The Complete Guide To Winter RV Living

About the Author

Tom Davidock

Tom has been working in the outdoor recreation and environmental fields for over 25 years and writing about for the past 15. Whether it's camping, or RVing, Tom provides first-hand kneowldge of the information outdoor enthusiests need to enjoy adventures on the road. Tom has had his content featured in industry-leading news publications including RV Business, RV News, and Tom is also the author of "Used RV: The Complete Guide for Buying a Used RV."

Living in an RV during the winter can be challenging, but it is very doable. If you find yourself living in an RV by necessity or simply because you enjoy winter camping, there are certain things you can do to make it easier. You not only need to stay warm and comfortable, but you also need to protect your RV from the cold weather.

The following information is shared from first-hand experience. I spent three winters in the Northeast living in an RV, with temperatures frequently staying in the single digits. At first, it was more challenging, but after implementing many of the tips I’ll share below, it was enjoyable and affordable. Below, you’ll find access to dozens of articles I wrote on living comfortably in your RV during the winter.

Over the year, we at Outdoor Miles have compiled a list of great articles to help you enjoy living in your RV during the cold winter months. Each article provides detailed tips for prepping your RV for winter living and ideas for staying warm and saving money during the coldest days of the year.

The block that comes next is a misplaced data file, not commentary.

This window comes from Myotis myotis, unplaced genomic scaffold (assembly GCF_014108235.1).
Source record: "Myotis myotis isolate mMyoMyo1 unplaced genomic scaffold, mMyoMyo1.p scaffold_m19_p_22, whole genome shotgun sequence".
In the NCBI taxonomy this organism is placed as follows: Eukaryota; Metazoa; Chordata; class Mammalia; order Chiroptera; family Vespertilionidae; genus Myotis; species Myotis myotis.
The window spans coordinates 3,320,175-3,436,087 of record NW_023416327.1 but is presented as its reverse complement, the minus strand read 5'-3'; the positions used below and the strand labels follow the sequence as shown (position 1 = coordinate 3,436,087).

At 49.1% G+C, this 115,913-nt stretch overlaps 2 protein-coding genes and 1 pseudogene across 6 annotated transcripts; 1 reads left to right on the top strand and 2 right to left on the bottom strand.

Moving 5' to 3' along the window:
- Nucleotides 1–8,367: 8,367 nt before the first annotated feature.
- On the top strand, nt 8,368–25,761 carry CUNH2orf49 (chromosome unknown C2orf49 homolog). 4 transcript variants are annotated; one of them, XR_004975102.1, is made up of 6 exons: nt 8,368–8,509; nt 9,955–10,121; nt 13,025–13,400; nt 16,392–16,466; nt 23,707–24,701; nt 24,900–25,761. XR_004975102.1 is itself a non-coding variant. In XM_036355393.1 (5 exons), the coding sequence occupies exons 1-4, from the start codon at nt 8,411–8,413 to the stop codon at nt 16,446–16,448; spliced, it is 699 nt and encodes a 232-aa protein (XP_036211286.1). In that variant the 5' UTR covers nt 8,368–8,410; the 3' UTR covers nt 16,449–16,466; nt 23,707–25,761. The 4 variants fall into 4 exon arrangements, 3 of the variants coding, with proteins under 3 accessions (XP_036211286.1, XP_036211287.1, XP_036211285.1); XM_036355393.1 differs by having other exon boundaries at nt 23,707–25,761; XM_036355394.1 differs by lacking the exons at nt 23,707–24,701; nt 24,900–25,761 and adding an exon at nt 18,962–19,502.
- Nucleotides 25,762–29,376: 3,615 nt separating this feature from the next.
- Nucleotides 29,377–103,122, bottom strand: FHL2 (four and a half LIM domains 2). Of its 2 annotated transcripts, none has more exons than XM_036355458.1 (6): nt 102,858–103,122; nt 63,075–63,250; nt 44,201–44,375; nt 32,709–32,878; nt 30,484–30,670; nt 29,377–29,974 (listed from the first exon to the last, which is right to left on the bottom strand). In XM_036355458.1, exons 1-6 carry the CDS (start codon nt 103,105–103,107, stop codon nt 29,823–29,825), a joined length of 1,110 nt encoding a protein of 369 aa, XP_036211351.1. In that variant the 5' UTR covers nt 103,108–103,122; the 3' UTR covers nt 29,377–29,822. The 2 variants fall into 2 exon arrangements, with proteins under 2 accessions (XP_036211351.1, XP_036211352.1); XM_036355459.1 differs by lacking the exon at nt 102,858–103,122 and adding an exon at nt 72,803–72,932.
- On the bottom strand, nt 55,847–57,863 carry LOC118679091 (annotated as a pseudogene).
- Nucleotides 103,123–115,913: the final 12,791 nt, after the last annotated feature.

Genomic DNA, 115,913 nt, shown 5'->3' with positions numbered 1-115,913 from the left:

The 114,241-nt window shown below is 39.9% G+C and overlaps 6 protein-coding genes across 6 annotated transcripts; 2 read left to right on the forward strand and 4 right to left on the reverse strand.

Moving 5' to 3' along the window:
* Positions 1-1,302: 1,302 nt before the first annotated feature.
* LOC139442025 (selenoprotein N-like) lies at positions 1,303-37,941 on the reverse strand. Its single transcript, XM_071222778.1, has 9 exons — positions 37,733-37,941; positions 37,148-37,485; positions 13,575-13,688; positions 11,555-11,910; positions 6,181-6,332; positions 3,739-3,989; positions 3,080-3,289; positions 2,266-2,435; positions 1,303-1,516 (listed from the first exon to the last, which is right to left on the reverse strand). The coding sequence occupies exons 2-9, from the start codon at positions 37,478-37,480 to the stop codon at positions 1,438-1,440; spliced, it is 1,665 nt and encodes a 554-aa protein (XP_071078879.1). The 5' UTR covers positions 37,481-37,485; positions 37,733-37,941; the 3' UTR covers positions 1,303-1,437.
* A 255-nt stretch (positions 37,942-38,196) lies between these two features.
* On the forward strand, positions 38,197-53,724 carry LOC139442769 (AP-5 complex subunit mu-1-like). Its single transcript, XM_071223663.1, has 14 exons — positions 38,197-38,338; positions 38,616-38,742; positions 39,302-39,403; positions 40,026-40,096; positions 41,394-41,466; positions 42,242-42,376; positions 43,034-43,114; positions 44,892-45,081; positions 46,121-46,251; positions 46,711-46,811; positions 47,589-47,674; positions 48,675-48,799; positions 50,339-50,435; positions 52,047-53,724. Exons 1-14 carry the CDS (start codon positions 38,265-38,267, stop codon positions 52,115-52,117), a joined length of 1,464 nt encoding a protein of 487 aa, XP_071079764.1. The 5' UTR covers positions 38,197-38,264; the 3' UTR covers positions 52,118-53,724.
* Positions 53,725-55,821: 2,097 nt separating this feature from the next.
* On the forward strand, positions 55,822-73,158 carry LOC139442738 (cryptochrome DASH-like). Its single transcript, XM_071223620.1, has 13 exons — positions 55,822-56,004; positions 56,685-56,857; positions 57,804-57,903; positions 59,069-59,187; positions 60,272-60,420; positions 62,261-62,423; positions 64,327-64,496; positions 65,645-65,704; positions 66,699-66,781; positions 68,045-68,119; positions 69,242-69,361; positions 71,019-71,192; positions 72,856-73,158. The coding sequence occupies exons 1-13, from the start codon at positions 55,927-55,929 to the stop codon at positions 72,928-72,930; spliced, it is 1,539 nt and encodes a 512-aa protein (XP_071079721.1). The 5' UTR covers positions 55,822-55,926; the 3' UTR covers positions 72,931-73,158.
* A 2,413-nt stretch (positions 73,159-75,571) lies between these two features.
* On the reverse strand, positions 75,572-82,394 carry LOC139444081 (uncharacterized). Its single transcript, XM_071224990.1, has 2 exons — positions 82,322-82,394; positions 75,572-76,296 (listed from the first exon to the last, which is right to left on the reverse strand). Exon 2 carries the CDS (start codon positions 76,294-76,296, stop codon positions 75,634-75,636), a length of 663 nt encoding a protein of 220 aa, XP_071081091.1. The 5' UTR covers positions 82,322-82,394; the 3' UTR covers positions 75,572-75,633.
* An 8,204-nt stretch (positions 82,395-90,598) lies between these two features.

Winter RV living doesn’t need to be complicated. Your main concerns will be staying warm and keeping your RV essentials operational. This includes protecting your vulnerable appliances, preventing water from freezing, and maintaining your RV to service harsh conditions.

While it can seem a little overwhelming, tackling the steps one at a time can prepare your RV for even sub-zero temperatures in a cold climate. Whether you’re living in a travel trailer, camping can, or large Class A motorhome, the following tips will make your winter RV journey easier.